# Algorithm to check the distance between integers

I have the next problem, and I was wondering whether it exists a way to solve it without having to iterate around all the array in the worst case.

I have a sorted array of pairwise distinct integers, say $[1,2,4,5,7,8]$ I need to know if there is a gap of at least two between two consecutive integers, i.e., if there are successive integers $a$ and $b$ in the list with $b>a+2$.

For example in the array given, the algorithm should return false, but for $[2,3,6,7]$, it should return true. Is it possible to solve it by mathematics instead of iterate and compare the integers one by one?

I will add some inputs and the desired output:

• [1,2,4] -> false
• [1,2,5] -> true
• [1,2,4,6,8] -> false
• [1,3,4,6,8] -> false
• [1,4,6,8] -> true
• [1,3,5] -> false

If you allow no missing elements, there is indeed an algorithm that does not need to check all values:

Since the numbers are distinct and sorted, the algorithm

$\qquad\displaystyle [a_1, \dots, a_n] \mapsto \begin{cases} \mathrm{true}, &a_n = a_1 + n - 1,\\ \mathrm{false}, &\text{else} \end{cases}$

solves the problem.

If $a_n \geq a_1 + n$ there has to be a step larger than one. On the other hand, $a_n < a_1 + n - 1$ can not happen without duplicates (pigeon-hole principle).

If you allow some missing elements but not too many in a row, this no longer works. We will show this by an adversary argument.

Assume there was a deterministic, correct algorithm $A$ that reads $<n$ of the input values. Then, $A$ answers false for inputs with $n$ elements of the form

$\qquad\displaystyle I_1 = [1,3,\dots,2n-1]$.

By assumption, $A$ does not read at least one value; let's call that one $i$. Without loss of generality, let $i \not\in \{1, 2n-1\}$; these cases can be dealt with similarly. Then, $A$ also answers false on

$\qquad\displaystyle I_2 = [1,\dots,i-2,\mathbf{i+1},i+2,\dots,2n-1]$

because it is deterministic; if it does not read $i$ on $I_1$ it will also not read $i+1$ on $I_2$ since the other elements are all the same.

But this result is wrong since there is a gap of $(i+1) - (i-2) = 3$ in $I_2$. This contradicts our assumption that $A$ is correct; therefore, there can be no such algorithm.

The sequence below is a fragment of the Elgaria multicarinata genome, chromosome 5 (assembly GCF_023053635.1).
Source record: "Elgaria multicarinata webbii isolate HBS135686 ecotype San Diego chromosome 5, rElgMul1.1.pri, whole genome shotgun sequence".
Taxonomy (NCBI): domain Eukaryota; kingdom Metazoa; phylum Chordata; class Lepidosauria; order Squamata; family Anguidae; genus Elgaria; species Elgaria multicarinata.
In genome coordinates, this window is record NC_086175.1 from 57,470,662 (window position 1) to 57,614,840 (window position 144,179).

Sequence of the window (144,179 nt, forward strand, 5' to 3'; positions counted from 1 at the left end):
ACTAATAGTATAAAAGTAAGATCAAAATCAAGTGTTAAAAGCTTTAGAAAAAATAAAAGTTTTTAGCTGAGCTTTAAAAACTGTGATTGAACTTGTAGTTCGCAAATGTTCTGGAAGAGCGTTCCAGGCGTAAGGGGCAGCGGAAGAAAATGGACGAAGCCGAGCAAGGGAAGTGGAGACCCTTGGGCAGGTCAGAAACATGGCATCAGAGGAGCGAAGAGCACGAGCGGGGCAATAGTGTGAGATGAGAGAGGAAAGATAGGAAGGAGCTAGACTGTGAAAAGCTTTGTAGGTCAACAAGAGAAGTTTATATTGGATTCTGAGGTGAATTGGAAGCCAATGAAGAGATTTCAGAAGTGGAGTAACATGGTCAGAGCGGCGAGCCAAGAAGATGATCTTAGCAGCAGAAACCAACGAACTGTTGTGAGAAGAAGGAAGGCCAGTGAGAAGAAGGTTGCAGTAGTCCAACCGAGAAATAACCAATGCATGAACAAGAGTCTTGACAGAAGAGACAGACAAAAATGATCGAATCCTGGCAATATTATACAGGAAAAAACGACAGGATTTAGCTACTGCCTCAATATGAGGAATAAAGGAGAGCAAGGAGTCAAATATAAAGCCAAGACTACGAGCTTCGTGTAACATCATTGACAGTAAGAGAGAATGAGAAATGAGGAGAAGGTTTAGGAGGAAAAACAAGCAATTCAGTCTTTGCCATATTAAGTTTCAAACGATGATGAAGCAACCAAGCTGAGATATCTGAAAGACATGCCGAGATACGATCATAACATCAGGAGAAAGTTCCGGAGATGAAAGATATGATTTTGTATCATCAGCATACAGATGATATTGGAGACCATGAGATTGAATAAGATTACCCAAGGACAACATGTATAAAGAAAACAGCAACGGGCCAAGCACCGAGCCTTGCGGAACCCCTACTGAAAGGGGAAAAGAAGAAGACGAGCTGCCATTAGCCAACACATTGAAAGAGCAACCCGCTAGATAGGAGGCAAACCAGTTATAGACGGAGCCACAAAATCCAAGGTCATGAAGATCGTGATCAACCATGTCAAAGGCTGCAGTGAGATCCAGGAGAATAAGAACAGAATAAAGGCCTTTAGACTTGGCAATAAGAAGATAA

• This sounds wrong... what are "missing elements" here? Surely $a_i$ is always an element of the array. – vonbrand Aug 5 '15 at 18:36
• @vonbrand If you have a subarray [..., i, i+2, ...], then i+1 would be a "missing element". The part above the line answers a variant of the question, which I first though was the question. – Raphael Aug 6 '15 at 8:41

Please have patience with a programmer's view.

For a range (initially the full range) consider the difference between last and first element.

• There is a known minimum up to which no overflow is possible.
• There is a known maximum from which an overflow is always present.
• Between it is unknown, and one may split the range in two lesser and recurse the algorithm.

By recursively splitting the full range in sub-ranges, one should eventually find a violating range, be it an adjacent pair.

Also without recursion, one has a (very) partial function yielding {false, true, unknown}.

The worst case would still be a full iteration.

boolean overflowsDistance(int[] data, int maxDistance) {
return overflowsDist(data, maxDistance, 0, data.length);
}

// i: start index, j: index after last index.
private boolean overflowsDist(int[] data, int maxDistance, int i, int j) {
if (i >= j + 1) { // Empty or singleton range
return false;
}

// Heuristic short-cut we hope for:
int maxAllowable = (j - i) * maxDistance;
int actual = data[j - 1] - data{[i];
if (actual > maxAllowable) {
return false; // There must be an overflow
}
// Case monotone integers like [1, 1, 1, 3, 3, 4]:
if (actual <= maxDistance) { // There cannot be an overflow
return true;
}
// Case distinct integers like [1, 2, 4, 6]:
if (actual <= maxDistance +  j - i) { // There cannot be an overflow
return true;
}

// Split range:
int mid = (i + j) / 2;

return overflowsDist(data, maxDistance, i, mid + 1)
orelse overflowsDist(data, maxDistance, mid, j);
}


I would not even call the normal behavior O(log N) as an individual overflow is camouflaged by the possibility of having many small increments. Which makes this an interesting programmer's puzzle.

• The original question was "is there a way to solve it without having to iterate around all the array in the worst case?". Can you edit to clarify how this answers the question and what your answer is, and why? Is your answer "No, I can't see any way to solve it without iterating through the entire array in the worst case"? – D.W. Aug 5 '15 at 16:40
• @D.W. agreed no solution. For any range take the distance between first and last. Below a certain value no overflow, above another value always overflow, between those values unknown. (The unkown cases can recursively apply the algorithm on split ranges.) Just wanted to name the trivial cases and do the algorithm. However I forgot that mathematicians do algorithms better then programmers ;). – Joop Eggen Aug 6 '15 at 7:50
• I did not (try to) read the code, but I don't understand the idea part before it. Your comment helps, though; if you add in "certain value" and "another value", you should edit that into your answer. (If my impossibility proof is correct, your idea has the worst-case of having to check all subranges.) – Raphael Aug 6 '15 at 8:43